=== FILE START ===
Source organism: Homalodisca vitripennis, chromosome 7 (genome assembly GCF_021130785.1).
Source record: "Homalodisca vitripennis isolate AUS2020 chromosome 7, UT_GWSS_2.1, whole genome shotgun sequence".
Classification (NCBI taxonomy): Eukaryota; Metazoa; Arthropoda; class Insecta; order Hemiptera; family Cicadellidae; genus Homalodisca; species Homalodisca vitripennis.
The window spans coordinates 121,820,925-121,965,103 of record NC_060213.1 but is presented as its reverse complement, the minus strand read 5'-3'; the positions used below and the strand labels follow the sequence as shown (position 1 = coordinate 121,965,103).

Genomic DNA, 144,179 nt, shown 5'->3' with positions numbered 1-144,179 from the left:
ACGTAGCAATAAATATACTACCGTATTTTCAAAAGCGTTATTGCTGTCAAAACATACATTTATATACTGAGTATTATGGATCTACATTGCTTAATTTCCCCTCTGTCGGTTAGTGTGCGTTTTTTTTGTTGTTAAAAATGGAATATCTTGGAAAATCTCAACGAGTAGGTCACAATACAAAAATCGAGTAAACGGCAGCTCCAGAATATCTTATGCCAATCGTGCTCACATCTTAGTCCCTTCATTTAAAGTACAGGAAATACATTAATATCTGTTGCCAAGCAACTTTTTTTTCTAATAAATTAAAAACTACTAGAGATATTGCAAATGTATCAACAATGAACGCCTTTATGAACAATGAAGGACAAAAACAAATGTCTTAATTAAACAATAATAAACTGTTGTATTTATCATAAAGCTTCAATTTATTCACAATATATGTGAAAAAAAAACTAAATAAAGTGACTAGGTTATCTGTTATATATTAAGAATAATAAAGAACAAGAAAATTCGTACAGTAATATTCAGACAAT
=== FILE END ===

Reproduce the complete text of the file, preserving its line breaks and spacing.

Source organism: Homalodisca vitripennis, chromosome 7 (genome assembly GCF_021130785.1).
Source record: "Homalodisca vitripennis isolate AUS2020 chromosome 7, UT_GWSS_2.1, whole genome shotgun sequence".
Classification (NCBI taxonomy): Eukaryota; Metazoa; Arthropoda; class Insecta; order Hemiptera; family Cicadellidae; genus Homalodisca; species Homalodisca vitripennis.
The window spans coordinates 121,820,925-121,965,103 of record NC_060213.1 but is presented as its reverse complement, the minus strand read 5'-3'; the positions used below and the strand labels follow the sequence as shown (position 1 = coordinate 121,965,103).

Genomic DNA, 144,179 nt, shown 5'->3' with positions numbered 1-144,179 from the left:
ACGTAGCAATAAATATACTACCGTATTTTCAAAAGCGTTATTGCTGTCAAAACATACATTTATATACTGAGTATTATGGATCTACATTGCTTAATTTCCCCTCTGTCGGTTAGTGTGCGTTTTTTTTGTTGTTAAAAATGGAATATCTTGGAAAATCTCAACGAGTAGGTCACAATACAAAAATCGAGTAAACGGCAGCTCCAGAATATCTTATGCCAATCGTGCTCACATCTTAGTCCCTTCATTTAAAGTACAGGAAATACATTAATATCTGTTGCCAAGCAACTTTTTTTTCTAATAAATTAAAAACTACTAGAGATATTGCAAATGTATCAACAATGAACGCCTTTATGAACAATGAAGGACAAAAACAAATGTCTTAATTAAACAATAATAAACTGTTGTATTTATCATAAAGCTTCAATTTATTCACAATATATGTGAAAAAAAAACTAAATAAAGTGACTAGGTTATCTGTTATATATTAAGAATAATAAAGAACAAGAAAATTCGTACAGTAATATTCAGACAAT